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My goal is a lightweight kind of message signing, comparable to PGP, except there is only a need for one private-key, no public-key associate. The goal is merely to prevent tampering of a string between two trusted entities. It starts from a trusted source, goes over the internet, then arrives at another trusted destination.

I would like to know if my naive approach is secure. In that the signing algorithm would not be practically brute forced.

1) Both source and destination have a "private key" which is just a very random number generated by uuidgen.

2) Source has a string it intends to send to destination.

3) Source concatenates the payload string with the private key, and then sha1's the result, to produce a signature.

4) The resulting plain-text value + signature are sent to destination in a pair. "hello//SIG:12345ABCDEFG"

5) Desination receives the signed-variable, generates a signature with its known private-key, and compares agains the signature paired with the received data. If they match, it is accepted.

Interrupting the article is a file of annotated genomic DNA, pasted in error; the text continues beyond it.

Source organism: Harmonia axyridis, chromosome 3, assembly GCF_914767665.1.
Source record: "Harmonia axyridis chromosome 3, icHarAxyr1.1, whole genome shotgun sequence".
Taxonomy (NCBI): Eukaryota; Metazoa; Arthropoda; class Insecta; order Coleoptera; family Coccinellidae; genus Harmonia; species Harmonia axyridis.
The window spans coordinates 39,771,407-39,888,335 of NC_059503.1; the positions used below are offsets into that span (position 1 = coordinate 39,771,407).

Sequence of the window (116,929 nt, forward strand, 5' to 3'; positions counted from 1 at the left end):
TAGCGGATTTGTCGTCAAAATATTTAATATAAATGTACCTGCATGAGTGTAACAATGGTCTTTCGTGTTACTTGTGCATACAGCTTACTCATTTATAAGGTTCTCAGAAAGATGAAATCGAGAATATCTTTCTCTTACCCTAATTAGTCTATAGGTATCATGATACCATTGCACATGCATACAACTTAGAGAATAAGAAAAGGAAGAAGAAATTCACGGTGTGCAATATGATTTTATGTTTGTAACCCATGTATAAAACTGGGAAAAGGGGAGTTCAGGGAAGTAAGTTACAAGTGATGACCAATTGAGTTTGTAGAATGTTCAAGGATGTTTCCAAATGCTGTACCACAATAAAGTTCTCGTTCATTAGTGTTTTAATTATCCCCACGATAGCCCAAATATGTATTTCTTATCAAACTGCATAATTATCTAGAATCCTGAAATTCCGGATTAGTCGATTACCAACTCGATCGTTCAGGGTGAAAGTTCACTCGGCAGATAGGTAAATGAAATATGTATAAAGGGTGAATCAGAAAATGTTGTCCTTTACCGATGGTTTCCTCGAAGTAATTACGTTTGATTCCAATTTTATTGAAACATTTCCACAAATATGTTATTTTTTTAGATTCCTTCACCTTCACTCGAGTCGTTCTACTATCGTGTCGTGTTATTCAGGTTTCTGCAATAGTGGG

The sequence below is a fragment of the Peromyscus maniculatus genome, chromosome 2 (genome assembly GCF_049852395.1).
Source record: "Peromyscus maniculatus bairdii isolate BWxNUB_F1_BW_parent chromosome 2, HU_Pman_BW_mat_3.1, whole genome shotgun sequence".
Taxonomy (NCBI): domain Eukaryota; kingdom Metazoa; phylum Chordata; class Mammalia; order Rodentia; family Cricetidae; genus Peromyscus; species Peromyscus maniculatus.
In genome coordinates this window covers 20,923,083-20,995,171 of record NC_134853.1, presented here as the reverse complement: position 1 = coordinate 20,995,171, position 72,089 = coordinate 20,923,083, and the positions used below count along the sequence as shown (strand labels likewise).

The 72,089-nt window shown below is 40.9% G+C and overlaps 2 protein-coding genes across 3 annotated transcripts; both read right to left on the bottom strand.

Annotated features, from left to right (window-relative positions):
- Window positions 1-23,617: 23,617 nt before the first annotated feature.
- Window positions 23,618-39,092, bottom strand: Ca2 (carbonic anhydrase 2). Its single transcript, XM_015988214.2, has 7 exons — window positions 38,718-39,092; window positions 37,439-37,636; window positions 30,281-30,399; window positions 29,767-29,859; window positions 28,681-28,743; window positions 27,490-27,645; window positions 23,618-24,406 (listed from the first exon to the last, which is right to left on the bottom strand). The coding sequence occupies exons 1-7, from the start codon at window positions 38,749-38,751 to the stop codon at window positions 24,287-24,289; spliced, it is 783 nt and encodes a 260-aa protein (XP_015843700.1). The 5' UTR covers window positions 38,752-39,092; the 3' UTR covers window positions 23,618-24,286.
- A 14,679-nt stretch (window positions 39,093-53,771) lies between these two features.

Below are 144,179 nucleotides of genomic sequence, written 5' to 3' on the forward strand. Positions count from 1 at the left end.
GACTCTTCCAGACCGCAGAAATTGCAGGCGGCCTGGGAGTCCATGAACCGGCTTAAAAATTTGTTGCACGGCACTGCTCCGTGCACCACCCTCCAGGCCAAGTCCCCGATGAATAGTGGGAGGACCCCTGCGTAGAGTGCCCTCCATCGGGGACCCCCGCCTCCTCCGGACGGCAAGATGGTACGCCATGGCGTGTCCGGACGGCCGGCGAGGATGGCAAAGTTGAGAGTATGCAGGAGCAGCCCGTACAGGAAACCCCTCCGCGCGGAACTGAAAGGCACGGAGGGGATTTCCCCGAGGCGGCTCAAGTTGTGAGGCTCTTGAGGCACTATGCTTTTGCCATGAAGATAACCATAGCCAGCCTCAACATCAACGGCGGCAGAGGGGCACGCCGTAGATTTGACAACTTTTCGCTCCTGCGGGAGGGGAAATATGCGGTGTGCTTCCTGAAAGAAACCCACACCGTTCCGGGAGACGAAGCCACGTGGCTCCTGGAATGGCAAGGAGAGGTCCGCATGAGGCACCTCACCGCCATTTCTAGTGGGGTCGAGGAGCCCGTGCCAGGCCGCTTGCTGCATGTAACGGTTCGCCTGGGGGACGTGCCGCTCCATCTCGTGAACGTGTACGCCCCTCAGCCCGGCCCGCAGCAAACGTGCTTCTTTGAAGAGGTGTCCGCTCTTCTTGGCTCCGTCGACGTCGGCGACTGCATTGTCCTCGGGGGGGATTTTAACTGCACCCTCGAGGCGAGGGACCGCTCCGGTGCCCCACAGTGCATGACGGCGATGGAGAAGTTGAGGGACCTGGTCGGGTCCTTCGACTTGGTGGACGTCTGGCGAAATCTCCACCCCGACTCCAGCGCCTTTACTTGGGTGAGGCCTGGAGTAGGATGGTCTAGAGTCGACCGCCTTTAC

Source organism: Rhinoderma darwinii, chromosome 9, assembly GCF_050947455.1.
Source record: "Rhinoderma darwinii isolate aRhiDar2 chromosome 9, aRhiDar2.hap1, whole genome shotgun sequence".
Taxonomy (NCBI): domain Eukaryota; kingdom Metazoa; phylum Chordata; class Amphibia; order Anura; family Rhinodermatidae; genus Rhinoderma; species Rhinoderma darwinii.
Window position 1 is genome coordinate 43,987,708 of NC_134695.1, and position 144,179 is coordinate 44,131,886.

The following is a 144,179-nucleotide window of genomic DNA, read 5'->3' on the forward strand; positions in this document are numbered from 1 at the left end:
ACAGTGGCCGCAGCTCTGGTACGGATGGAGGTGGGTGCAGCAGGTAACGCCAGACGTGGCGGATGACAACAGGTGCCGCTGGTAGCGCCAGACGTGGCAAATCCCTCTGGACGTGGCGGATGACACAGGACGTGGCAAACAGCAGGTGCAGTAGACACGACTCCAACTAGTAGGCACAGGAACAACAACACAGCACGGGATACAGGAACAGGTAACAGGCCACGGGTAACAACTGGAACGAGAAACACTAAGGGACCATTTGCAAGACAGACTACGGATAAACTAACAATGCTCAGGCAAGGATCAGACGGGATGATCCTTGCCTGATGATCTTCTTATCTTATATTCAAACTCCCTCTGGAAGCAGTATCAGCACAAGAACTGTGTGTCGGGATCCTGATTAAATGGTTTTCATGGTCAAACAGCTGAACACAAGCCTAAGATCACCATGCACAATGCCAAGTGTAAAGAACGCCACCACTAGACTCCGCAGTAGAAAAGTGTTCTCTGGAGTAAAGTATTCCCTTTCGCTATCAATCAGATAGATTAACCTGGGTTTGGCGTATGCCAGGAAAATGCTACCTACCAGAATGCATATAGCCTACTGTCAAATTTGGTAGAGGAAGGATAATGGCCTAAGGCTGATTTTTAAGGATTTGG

A variation of this will incorporate a unix timestamp rounded to the hour, making the signature expire.

My concern is if it would be feasible to bruteforce the private key given a selective set of data payloads and analyzing the resulting signatures with this approach.

Thanks

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If you doubt your solution, then don't do it and instead use something established, like PGP. Setting it up will certainly take less time and effort than debugging custom solution. – Cat Plus Plus Jul 25 '11 at 15:53
up vote 6 down vote accepted

It seems like what you want to achieve is very similar to an HMAC (article on Wikipedia).

For an HMAC, you perform some additional steps to combine message and secret key into a hash. This makes the resulting hash harder to attack than one which results from simply concatenating original message and secret key and hashing that.

If you want to use cryptographic standards as much as possible (which - in my opinion - is almost always a good thing), I would look into doing it the way the HMAC definition prescribes. To make the signature expire, I would simply attach the expiration date to the message and then build the HMAC of that combined string.

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Thank you, the article notes the exact concerns with collisions I was having. I'll definitely take the HMAC approach. – emery Jul 25 '11 at 16:36

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